Wal-Mart’s Global Procurement Organization essay
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Wal-Mart has launched the Wal-Mart’s Global Procurement Organization almost a decade ago that was charged with looking at the ethical conduct of the monstrous supply chain. Its program was later renamed Ethical Standards Program. Just three years after its inception, the program had become one of the most extensive among other programs of any multinational firm. The company’s CEO claimed in 2006 that it had conducted more than 13000 audits in 2005, much more than any firm. The audit was also done in collaboration with Wal-Mart’s suppliers so that they conformed to the ethical standards too. However, this paper analyzes if the company is doing well in its supply chain
Should Wal-Mart Do More?
While announcing the number of audits, reports emerged in China that there were a number of Chinese firms that gave false information to their American parent firms. For instance, there was a Wal-Mart supplier in China which had given the wrong information while carrying audit. It had also faked inspection’s results. In fact, the supplier broke the Chinese labor law. Besides, Wal-Mart’s ethical standards were also broken. This simply means that Wal-Mart should do more than just accepting information from its partners. Some of this information may be falsified. Therefore, a lot more has to be done to maintain a high level of ethical standards.
In 2006, there was a lawsuit filed in Washington when it was claimed that the company was aware of the breaking of its own code of ethics by the overseas suppliers. Moreover, the chain’s employees from Bangladesh, Nicaragua, Indonesian and China complained of being paid less than the minimum wages, inadequate overtime compensation, appalling working conditions and mistreatment of harsh and abusive managers. They were also denied the right to join associations. This simply underscores the fact that Wal-Mart has to do more .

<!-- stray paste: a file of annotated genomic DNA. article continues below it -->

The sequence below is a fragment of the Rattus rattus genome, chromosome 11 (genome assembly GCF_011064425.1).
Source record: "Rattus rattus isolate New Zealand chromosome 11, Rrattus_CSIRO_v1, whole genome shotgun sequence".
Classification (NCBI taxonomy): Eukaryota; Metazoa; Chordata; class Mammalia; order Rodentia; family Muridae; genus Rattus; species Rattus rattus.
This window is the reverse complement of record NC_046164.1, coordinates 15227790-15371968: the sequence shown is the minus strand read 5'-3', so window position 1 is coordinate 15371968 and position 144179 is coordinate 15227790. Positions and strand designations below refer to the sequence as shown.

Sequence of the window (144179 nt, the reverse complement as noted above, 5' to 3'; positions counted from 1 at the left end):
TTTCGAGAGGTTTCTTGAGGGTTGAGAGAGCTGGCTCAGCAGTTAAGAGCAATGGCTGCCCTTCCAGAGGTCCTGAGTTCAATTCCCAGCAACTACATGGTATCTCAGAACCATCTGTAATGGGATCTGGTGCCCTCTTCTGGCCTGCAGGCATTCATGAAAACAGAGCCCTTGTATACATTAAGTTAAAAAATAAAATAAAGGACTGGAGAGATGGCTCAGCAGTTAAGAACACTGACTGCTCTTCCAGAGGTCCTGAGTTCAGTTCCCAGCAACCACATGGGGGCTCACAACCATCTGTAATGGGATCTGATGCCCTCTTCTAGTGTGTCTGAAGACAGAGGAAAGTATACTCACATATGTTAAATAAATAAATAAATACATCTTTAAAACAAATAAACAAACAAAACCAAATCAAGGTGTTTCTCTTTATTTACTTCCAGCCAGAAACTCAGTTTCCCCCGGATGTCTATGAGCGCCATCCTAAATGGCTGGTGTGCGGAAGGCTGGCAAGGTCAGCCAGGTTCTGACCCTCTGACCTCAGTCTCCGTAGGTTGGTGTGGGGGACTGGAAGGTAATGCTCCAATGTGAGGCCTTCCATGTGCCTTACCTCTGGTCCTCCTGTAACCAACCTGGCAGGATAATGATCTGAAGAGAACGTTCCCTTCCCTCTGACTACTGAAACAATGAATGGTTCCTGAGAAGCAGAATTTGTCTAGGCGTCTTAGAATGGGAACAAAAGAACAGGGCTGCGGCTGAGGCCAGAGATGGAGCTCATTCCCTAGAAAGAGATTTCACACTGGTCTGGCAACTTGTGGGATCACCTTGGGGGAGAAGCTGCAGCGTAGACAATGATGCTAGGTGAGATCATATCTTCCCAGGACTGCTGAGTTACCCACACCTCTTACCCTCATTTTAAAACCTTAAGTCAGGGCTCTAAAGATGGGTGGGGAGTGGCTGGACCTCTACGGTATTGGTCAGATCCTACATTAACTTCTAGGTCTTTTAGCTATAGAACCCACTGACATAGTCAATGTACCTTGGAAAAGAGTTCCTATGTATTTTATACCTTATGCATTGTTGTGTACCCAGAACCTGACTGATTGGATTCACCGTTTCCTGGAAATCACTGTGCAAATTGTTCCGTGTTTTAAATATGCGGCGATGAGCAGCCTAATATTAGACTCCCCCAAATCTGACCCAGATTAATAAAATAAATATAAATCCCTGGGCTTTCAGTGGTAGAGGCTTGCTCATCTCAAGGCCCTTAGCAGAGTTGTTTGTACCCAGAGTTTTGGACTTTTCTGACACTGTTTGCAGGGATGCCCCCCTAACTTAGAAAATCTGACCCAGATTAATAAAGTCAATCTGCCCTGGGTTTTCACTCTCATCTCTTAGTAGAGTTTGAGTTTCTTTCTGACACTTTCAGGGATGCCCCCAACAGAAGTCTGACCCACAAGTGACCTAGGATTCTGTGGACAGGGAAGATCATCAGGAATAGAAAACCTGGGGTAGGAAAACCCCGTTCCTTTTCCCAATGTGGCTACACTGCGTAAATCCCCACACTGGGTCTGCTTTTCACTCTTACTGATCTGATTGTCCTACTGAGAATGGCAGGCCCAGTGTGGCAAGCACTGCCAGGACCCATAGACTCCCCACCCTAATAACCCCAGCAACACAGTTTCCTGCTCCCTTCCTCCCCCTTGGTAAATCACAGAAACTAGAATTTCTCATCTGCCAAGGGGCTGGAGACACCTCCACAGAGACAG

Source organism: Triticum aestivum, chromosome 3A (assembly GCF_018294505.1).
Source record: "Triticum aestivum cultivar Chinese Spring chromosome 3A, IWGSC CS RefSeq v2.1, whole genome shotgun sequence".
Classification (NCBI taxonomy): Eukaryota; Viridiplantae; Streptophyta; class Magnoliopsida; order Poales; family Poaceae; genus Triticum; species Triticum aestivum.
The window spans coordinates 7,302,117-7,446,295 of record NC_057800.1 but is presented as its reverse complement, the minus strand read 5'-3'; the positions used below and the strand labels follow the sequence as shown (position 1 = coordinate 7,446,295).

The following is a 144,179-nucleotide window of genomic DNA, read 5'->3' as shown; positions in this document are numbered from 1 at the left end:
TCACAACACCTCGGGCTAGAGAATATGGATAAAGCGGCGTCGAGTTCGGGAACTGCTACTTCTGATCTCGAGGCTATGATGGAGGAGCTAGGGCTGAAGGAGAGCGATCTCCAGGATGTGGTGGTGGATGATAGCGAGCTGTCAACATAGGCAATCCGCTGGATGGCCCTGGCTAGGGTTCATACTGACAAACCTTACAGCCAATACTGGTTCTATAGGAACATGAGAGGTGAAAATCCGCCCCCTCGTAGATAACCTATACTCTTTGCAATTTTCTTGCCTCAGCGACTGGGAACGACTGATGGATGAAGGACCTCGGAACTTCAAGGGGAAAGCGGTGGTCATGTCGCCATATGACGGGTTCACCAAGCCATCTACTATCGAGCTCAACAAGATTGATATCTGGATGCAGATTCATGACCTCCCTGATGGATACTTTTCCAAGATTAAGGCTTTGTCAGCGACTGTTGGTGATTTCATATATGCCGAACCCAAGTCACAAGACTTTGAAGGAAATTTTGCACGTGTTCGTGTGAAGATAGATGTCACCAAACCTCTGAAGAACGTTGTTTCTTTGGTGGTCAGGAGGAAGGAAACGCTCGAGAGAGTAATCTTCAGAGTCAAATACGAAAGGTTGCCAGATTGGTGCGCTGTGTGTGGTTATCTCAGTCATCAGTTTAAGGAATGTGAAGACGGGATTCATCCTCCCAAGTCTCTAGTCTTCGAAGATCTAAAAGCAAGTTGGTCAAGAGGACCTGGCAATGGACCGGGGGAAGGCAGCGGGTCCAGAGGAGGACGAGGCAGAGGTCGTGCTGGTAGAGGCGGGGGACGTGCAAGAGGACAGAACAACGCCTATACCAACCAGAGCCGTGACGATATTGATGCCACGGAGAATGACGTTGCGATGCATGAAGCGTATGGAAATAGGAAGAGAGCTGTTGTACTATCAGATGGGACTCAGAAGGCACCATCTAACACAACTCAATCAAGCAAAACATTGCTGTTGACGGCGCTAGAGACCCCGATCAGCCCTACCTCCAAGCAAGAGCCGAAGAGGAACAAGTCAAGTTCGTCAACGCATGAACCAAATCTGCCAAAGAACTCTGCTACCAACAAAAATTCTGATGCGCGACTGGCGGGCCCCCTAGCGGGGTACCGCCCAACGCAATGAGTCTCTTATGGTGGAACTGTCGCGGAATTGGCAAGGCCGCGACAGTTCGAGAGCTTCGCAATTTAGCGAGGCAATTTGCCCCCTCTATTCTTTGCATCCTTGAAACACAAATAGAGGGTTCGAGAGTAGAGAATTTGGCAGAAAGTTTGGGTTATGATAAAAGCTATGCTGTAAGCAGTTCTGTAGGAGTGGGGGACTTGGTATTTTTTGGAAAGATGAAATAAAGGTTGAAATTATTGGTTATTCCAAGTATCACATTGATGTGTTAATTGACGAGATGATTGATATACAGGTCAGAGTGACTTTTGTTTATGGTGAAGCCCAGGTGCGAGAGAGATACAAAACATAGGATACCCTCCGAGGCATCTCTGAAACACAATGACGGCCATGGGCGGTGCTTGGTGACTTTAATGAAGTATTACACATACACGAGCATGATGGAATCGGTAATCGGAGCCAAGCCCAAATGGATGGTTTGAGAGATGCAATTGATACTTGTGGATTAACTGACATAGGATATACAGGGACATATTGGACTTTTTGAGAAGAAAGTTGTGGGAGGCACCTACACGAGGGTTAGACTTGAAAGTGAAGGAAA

Wal-Mart, just like other companies that have subsidiaries internationally, is faced with the challenge of overseas auditing. These auditing sessions are not thorough and accurate. For instance, it is believed that around half of all Chinese contract firms are engaged in some type of negligence. However, companies such as Wal-Mart will not be aware of this. Some suppliers maintain double books, train employees on how to behave during auditing while some will simply hide the production areas. The daring companies even bribe the auditors. This scenario was exemplified by Ningbo Beifa Group, a Chinese supplier of pens, highlighters and similar writing tools to Wal-Mart that was advised by a consulting firm to fake documents and coach employees on how to respond to the auditors. Therefore, while Wal-Mart is claiming that it has conducted very many audits and that all its suppliers meet the ethical standards, these audit results have to be taken with a pinch of salt. The company has to hire its own group of auditors who will not be bribed and easily fooled. This will ensure that the company gets the correct picture.
The efforts made by Wal-Mart since the employment scandal in China and Bangladesh was revealed in 1992 should not be underestimated. Having a set of standards for all its suppliers and partners to ensure environment conservation and employee satisfaction was a good move. However, the standard should not be just a public relations stunt. The company has to ensure that all its suppliers and other partners are adhered to. Those that do not should be discarded.